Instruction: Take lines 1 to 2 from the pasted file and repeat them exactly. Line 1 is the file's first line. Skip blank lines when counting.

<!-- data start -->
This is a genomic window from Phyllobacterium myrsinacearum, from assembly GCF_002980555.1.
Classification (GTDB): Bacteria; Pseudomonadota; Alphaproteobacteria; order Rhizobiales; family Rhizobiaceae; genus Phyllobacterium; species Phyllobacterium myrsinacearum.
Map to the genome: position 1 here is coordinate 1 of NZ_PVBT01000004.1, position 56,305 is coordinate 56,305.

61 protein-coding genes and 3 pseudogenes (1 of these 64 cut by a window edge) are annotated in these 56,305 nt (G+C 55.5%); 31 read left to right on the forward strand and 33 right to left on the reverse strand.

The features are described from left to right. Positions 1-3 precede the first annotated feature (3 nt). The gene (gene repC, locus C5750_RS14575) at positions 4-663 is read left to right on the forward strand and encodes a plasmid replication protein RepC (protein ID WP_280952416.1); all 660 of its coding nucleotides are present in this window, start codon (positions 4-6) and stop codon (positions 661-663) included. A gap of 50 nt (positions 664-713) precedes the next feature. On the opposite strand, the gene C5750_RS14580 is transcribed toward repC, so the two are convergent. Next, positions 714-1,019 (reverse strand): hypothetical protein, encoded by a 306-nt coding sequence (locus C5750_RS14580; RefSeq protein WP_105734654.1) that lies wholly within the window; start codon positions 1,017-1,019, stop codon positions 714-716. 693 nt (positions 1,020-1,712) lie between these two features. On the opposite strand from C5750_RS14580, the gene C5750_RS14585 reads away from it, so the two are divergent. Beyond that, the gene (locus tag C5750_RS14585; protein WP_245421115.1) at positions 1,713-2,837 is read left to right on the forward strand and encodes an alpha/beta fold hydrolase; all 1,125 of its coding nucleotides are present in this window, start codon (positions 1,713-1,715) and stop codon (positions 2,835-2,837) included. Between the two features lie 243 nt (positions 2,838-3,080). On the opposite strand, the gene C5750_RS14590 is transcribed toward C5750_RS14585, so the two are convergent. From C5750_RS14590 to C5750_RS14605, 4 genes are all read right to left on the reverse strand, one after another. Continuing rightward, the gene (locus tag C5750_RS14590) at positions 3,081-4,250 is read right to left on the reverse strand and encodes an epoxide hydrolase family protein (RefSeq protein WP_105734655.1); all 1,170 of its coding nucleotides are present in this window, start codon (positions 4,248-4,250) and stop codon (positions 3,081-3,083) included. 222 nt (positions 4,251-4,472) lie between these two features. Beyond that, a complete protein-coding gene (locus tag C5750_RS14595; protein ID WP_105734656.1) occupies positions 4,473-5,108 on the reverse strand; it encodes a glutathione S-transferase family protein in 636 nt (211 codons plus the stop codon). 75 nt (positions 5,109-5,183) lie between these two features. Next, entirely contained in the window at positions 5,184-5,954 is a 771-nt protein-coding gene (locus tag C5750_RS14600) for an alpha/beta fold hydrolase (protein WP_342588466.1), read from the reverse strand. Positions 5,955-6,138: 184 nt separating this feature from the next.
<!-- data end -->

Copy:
This is a genomic window from Phyllobacterium myrsinacearum, from assembly GCF_002980555.1.
Classification (GTDB): Bacteria; Pseudomonadota; Alphaproteobacteria; order Rhizobiales; family Rhizobiaceae; genus Phyllobacterium; species Phyllobacterium myrsinacearum.